House introduces FAA reauthorization bill

The House Committee on Transportation and Infrastructure has introduced the Securing Growth and Robust Leadership in American Aviation Act, a bipartisan bill that would reauthorize the Federal Aviation Administration’s funding over the next five years, expanding the Airport Improvement Program and including a number of improvements aimed at improving workforce and services of the aviation sector.

The bill is the result of several hearings and discussions over the last several months, all aimed at crafting bipartisan legislation for FAA reauthorization before it expires Sept. 30.

The 773-page bill, introduced Friday, increases the authorization for the Airport Improvement Program to $4 billion annually until 2028 and includes several AIP formula changes and expands eligibility to include more terminal projects. The AIP is an important grant program for airports.

The bill also provides over the five years, $3.4 billion annually for facilities and equipment, $13 billion annually for operations, $46 million for authorized expenditures for 2024, with it increasing by around $6 million each year and reaching $71.5 million by 2028. It also provides $45 million for weather reporting programs from 2024 to 2026 and $50 million for 2027 and 2028. 

The bill also proposes changes aimed at streamlining project delivery, improving FAA efficiency and operations, strengthening the general aviation sector, growing the aviation workforce by clearing hurdles to improve airport staffing, enhancing safety and passenger experience and encouraging innovation.

“For over a century, the United States has led the world in aviation safety and innovation, but our ‘Gold Standard’ status is being threatened by increasing global competition, rapid developments in technology, a shortage of aviation professionals, and FAA’s own inefficiency,” said House Transportation and Infrastructure Committee Chairman Sam Graves, R-Mo. “Our bipartisan legislation will improve critical infrastructure for airports of all sizes, streamline the FAA bureaucracy, strengthen the nation’s general aviation sector, encourage the more rapid deployment of safe technological innovations and address workforce challenges throughout the aviation system.”

“The Securing Growth and Robust Leadership in American Aviation Act is a good faith bipartisan compromise that creates a safer, cleaner, greener, and more accessible U.S. aviation system,” said Ranking Member Rick Larsen, D-Wash. “It transitions the nation to more sustainable fuels, makes a historic investment in the resiliency of our country’s airports, implements key safety measures, and bolsters accessibility and consumer protections for all passengers. This is also a jobs bill: it strengthens and diversifies the aviation workforce, recognizing that it is critical to our nation’s economic success. Moreover, it ensures the safe integration of new airspace entrants into U.S. skies to advance American innovation and cultivate good-paying jobs.”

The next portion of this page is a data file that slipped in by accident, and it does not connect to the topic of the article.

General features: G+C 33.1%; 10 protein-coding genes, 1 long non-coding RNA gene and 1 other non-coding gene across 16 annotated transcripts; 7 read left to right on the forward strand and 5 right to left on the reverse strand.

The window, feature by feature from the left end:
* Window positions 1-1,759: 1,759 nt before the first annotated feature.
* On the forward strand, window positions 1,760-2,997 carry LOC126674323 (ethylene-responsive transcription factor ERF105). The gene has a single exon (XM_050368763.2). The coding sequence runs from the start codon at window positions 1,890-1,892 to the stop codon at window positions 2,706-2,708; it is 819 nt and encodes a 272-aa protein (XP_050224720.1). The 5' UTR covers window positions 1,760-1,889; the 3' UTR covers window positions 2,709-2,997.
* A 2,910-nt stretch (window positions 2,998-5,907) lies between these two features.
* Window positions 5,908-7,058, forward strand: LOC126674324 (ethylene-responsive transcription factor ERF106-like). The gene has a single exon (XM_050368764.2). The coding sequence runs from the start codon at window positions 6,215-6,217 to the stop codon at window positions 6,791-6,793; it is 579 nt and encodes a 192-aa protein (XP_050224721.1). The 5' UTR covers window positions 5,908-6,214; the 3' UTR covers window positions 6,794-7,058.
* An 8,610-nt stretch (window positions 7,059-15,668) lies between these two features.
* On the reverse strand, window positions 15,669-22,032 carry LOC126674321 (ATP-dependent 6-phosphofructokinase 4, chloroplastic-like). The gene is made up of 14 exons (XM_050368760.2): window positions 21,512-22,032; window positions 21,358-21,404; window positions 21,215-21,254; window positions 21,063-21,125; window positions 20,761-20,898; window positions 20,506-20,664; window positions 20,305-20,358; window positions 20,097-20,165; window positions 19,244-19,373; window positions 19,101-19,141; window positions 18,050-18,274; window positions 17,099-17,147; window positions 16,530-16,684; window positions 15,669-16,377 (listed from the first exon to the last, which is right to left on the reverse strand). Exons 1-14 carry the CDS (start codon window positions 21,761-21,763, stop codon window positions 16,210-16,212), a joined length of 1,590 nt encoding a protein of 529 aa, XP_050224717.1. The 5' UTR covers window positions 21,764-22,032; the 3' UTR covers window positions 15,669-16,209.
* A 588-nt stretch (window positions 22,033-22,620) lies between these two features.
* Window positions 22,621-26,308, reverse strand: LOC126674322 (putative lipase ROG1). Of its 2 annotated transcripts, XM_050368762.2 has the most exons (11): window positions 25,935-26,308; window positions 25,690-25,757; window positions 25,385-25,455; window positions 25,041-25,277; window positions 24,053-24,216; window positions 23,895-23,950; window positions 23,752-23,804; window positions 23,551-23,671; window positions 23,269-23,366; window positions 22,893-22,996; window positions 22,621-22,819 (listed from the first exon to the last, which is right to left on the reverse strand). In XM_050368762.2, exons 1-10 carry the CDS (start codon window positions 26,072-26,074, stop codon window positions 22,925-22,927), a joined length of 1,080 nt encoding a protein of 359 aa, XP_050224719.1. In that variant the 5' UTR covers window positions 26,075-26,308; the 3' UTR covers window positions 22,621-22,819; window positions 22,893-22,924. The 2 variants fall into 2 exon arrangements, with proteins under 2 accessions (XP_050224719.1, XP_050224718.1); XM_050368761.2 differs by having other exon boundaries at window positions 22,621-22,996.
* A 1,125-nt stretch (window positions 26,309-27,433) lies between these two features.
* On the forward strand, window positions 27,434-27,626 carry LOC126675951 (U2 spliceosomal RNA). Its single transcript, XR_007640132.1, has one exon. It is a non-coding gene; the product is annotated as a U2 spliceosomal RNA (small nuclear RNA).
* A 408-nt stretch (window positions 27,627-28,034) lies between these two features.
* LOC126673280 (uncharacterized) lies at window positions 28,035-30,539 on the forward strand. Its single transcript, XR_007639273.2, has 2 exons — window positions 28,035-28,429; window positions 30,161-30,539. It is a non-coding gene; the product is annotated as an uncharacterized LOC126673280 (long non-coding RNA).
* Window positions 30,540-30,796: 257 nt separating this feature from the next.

The bill also includes a first-ever general aviation title that the House Transportation Committee hopes will “secure our aviation industry’s long-term success,” the Committee said in a release. 

The aviation industry has experienced major staffing shortages for pilots, mechanics and air traffic controllers in recent years and the bill removes barriers to pursuing aviation careers and provisions that would improve training standards in hopes of expanding the aviation workforce pipeline. 

The bill also encourages the safe testing and integration of new technologies, such as drones and Advanced Air Mobility, which integrates new transformational aircraft designs and flight technology into existing systems.

The House Ways and Means Committee also recently approved legislation that would renew aviation taxes for five years, a central part of the Federal Aviation Administration’s reauthorization.

Companion legislation is circling around the Senate in the form of a discussion draft and although a schedule for consideration of the Senate version has not yet been announced, there is speculation that it could happen as early as next week, the American Association of Airport Executives said.

“If we stay on track, this will be the first time we pass the five-year bill on time, and I look forward to working together to advance this bill by the August recess,” said Aviation Subcommittee ranking member Steve Cohen, D-Tenn. “Our reauthorization legislation addresses several key priorities such as bolstering airport infrastructure investments, enhancing aviation safety, protecting consumers including those with disabilities, addressing resiliency, ensuring the safe operation and integration of unmanned aircraft systems and advanced air mobility, and improving the development of the aviation workforce, including in minority communities.”

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